Exemplary anglers share their passion for fishing
Fish Busters' Bulletin
Monday, May 02, 2011
Media contact: Bob Wattendorf
If you really want to know why fishing is fun, all you have to
do is take children out and watch the stream of emotions that light
up their faces as they learn to bait a hook, cast and finally hook
and retrieve a fish. The joy of learning, the reconnection with
nature and our heritage, and the fulfillment of knowing they can
catch their own - just like the pioneers - contribute to those
Conservation agencies, guides, facility planners, anglers and
boaters share roles in making fishing more fun and satisfying for
everyone on the water. They all have an abiding love for aquatic
resources and the conservation stewardship ethic that help keep our
natural resources pristine.
The Florida Fish and Wildlife Conservation Commission (FWC) is
striving to create the next generation that cares through a variety
of education and outreach programs across the state. However, what
makes these programs work are the staff and volunteers. They are
the unsung heroes of this movement to connect children and
For instance, Mike Lesso and Dave Morse, who work with the FWC's
Jacksonville Youth Summer Fishing Clinics, have taught more than
50,000 children to fish.
"Mike, a high school teacher and avid sportsman, and Dave, a
retired businessman and passionate recreational and tournament
fisherman, have been teaching children how to catch fish for so
long that many of their earliest pupils now have children of their
own," said Eddie Leonard, their supervisor from the FWC's Division
of Freshwater Fisheries Management.
"It's apparent when observing these two that they love what they
are doing," Leonard said.
Youth summer fishing clinics help kids appreciate freshwater
resources and teach them the skills needed to catch fish. "These
incredible experiences are delivered completely free of charge to
participants," he added.
The duo typically conducts two workshops per day in the
Jacksonville area, throughout the summer, reaching more than 5,000
students during summer break some years. Classes begin with a
30-minute lecture on ethical angling, water pollution, fish
biology, tackle and techniques, and several other topics.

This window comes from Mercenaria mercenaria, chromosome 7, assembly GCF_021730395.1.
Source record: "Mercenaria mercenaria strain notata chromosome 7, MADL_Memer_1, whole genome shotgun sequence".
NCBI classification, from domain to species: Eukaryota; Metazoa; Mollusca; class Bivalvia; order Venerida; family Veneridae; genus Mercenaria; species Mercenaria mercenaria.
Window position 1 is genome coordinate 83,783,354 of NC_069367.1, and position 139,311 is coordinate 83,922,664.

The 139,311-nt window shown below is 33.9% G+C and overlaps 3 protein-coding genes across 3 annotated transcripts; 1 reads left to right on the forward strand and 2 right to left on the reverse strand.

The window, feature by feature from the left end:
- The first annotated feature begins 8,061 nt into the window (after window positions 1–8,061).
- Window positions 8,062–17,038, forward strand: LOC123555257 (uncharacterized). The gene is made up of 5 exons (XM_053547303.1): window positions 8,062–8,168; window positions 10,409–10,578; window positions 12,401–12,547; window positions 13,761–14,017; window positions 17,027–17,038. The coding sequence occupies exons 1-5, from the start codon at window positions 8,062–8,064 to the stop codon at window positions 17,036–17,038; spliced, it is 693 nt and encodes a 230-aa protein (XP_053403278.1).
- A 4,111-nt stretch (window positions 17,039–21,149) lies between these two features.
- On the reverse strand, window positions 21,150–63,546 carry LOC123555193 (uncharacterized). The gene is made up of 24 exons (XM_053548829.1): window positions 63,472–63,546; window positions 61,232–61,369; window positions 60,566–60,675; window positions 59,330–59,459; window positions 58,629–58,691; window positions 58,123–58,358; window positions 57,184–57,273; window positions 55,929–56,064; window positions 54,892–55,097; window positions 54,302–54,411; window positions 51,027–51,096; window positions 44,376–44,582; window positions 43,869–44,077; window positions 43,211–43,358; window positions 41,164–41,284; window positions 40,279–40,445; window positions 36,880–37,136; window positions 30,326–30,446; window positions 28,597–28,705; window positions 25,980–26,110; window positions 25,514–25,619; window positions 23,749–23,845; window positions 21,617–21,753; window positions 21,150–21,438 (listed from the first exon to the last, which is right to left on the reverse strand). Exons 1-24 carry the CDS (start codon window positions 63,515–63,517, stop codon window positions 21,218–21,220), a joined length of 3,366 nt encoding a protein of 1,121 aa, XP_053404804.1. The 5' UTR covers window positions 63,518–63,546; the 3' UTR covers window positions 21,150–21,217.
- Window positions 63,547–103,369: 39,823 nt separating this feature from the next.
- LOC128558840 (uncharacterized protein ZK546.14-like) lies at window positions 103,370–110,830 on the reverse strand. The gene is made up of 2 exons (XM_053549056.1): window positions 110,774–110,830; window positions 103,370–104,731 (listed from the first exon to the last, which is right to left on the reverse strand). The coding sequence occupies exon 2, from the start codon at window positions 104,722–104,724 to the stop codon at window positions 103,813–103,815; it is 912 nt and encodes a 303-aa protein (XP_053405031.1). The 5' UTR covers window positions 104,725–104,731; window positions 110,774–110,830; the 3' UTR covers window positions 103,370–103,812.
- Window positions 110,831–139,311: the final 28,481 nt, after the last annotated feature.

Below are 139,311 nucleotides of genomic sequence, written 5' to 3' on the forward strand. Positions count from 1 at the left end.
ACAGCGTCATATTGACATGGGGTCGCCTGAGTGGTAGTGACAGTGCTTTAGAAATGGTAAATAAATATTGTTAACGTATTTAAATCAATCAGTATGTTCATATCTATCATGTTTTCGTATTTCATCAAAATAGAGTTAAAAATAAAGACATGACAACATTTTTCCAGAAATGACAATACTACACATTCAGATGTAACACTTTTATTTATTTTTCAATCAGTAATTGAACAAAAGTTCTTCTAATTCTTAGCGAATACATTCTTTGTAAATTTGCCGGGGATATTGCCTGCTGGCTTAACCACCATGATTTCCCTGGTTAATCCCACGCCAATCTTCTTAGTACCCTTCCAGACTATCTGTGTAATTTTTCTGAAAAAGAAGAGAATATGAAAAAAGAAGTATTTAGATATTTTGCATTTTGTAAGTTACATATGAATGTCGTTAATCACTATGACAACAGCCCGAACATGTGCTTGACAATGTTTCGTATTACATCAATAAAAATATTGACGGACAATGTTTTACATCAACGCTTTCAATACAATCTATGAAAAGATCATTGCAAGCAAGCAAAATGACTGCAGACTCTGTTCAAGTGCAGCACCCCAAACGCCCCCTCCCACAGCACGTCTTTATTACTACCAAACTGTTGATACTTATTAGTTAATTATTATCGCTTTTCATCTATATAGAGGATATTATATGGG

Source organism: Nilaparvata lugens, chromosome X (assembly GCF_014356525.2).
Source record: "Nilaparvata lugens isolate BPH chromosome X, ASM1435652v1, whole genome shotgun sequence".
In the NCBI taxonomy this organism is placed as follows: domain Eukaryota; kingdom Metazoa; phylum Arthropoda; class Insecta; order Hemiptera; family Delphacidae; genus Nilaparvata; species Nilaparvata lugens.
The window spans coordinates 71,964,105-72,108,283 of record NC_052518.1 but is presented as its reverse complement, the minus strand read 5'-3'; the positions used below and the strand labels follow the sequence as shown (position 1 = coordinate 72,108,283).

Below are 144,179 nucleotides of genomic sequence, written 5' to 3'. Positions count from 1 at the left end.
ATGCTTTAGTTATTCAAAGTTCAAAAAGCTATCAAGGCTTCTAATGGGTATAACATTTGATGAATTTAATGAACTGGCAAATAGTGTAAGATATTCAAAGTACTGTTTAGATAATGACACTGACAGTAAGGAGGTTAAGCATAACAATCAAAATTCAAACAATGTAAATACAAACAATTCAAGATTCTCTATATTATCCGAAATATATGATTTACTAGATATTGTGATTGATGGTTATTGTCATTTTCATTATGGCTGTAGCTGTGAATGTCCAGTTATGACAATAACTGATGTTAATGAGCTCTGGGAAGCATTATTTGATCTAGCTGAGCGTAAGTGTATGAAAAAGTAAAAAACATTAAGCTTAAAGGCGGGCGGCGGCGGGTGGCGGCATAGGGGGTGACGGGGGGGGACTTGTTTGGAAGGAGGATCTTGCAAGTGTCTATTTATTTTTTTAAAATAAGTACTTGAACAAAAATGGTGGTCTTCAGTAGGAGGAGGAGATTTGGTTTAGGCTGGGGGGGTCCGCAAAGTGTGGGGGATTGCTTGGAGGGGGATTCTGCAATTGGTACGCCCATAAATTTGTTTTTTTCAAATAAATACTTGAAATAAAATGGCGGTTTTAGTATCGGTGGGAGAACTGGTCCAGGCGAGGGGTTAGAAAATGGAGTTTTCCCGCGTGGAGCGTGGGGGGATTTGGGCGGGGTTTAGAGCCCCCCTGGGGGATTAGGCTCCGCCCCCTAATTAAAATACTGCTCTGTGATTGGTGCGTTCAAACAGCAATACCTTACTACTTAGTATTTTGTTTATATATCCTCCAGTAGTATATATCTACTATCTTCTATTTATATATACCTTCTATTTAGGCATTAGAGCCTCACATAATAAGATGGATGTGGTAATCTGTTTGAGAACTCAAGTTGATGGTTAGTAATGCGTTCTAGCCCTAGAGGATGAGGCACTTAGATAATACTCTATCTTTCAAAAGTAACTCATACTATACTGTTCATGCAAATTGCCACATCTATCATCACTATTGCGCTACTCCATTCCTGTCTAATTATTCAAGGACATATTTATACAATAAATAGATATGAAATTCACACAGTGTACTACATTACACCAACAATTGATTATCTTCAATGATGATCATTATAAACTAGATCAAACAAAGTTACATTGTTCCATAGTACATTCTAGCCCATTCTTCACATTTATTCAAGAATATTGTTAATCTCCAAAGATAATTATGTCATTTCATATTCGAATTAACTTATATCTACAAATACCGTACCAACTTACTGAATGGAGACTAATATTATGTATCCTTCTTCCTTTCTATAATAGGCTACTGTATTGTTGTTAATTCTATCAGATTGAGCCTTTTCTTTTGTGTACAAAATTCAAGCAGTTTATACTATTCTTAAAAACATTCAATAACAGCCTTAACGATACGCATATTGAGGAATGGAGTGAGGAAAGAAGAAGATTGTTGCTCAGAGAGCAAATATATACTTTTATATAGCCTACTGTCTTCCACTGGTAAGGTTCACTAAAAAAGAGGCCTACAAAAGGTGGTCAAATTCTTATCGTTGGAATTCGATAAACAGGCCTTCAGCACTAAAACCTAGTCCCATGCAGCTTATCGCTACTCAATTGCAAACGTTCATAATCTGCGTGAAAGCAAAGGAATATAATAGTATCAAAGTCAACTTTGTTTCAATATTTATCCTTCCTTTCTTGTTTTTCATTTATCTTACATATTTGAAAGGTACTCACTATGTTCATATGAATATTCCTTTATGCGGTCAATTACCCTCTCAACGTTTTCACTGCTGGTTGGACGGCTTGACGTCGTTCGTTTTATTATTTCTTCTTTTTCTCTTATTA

"Then the fun starts," Leonard said. They take the kids to the
water's edge. Some children get frustrated easily or seem
distracted at first. However, once someone catches the first fish,
they are all very much in the moment.
"The expressions on the faces of the kids catching that first
fish are nothing short of fantastic," Leonard said.
There always seems to be that one kid who stands out as a true
angler, Leonard explained. "One little girl at a recent event was
so successful that she offered to show the other kids how it was
done. The student became the teacher in 90 minutes."
The FWC maintains more than 80 fish management areas statewide
and manages public fisheries in rivers and lakes. Partners help by
providing bait, tackle, advertisements, supporting materials and
fish camps around the state.
"This is a great program showcasing multiple partnerships and
the incredible work of dedicated volunteers," Leonard said. To
learn more about fish camps in freshwater and fishing clinics in
saltwater, visit MyFWC.com/Fishing.
The following checklist makes fishing more enjoyable, safe and
sustainable for everyone, including future generations.
An Ethical Angler:
- Promotes, through example and mentoring, an ethical use of
- Values and respects the aquatic environment and all living
things, including other anglers and boaters.
- Never dumps pollutants, such as gas or oil, or tosses pieces of
fishing equipment or trash on the ground or in the water.
- Purchases required fishing licenses and permits. (See
- Learns and obeys angling and boating regulations and can
identify fish to adhere to the rules.
- Keeps no more fish than needed for consumption. Uses tackle and
techniques that minimize harm to fish and carefully handles and
releases alive all fish that are unwanted or prohibited by
- Takes precautionary measures to prevent the spread of exotic
plants and animals and does not use diseased or nonnative
- Participates in conservation efforts such as cleanups,
transplanting, tagging and creel surveys.
- Practices safe angling and boating.
- Protects animals and the environment from damage caused by
careless boat operation.
- Conserves energy and water on a daily basis, knowing how it
affects local fish and wildlife.
Fishing license sales, matching federal funds and donations support
these programs. The law generally requires fishing licenses if you
are between 16 and 65 years old. However, many anglers know that
buying a license helps fund fish and wildlife conservation, so they
voluntarily buy one as a way of showing their stewardship ethic. In
addition, you can donate to Florida Youth Fishing and Hunting
Programs when you purchase a license.